Radiation therapy, also called radiotherapy, refers to the treatment of tumors using beams of high-dose radiation to kill or retard the growth of cancerous cells. Radiation therapy may cure patients with certain types of cancer, particularly in cases where the cancer has stayed in a localized area of the body and not spread to other organs. Radiotherapy is also commonly used to prevent tumors from regrowing after they have been surgically removed, and in conjunction with chemotherapy to provide a multifaceted attack on malignant cells.
Ionizing radiation is used to combat cancerous tumors because it damages the DNA of malignant cells—this mortally wounds the cells and prevents them from healing or reproducing. Since radiation also damages normal, healthy cells, the different types of radiation therapy have been designed to precisely target tumor areas and to minimize radiation exposure to other tissue in the body.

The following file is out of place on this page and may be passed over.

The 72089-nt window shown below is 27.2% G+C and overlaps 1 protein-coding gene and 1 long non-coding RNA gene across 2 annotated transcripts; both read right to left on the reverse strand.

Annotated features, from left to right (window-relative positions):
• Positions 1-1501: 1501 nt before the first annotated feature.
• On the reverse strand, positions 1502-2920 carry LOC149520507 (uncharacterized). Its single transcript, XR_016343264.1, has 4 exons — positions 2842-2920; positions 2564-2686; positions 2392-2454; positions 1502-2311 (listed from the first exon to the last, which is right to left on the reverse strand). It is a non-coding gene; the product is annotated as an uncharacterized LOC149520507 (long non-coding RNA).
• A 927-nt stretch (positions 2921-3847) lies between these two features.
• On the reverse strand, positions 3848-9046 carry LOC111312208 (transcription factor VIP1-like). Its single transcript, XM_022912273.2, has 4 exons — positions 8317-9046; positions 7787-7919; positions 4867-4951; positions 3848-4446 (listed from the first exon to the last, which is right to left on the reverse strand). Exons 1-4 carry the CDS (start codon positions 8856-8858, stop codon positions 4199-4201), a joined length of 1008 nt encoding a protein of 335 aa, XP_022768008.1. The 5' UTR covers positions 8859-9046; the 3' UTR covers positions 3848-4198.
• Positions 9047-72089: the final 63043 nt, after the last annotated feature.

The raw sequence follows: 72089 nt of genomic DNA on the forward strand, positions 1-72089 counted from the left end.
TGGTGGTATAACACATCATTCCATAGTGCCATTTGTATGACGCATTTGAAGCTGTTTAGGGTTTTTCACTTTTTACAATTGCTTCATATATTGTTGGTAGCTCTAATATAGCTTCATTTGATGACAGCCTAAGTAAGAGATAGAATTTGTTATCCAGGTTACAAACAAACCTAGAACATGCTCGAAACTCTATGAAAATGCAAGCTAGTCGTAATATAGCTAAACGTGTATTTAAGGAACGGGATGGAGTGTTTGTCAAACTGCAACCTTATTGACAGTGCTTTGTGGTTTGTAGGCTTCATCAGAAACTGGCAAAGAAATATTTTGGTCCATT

SERO doctors have specialized in all types of radiation therapy and received extensive training on specific technologies and techniques. Thanks to the versatility and effectiveness of ionizing radiation in treating cancer, many different types of radiation therapy have been developed over the last sixty years, including several over the last decade. Newer therapies utilize advances in technology—particularly in the fields of medical robotics and 3-D imaging—to deliver radiation with extreme precision.
Patients may undergo one type of radiation therapy or a combination of different types of radiation therapy, depending type of cancer and the size and location of tumors.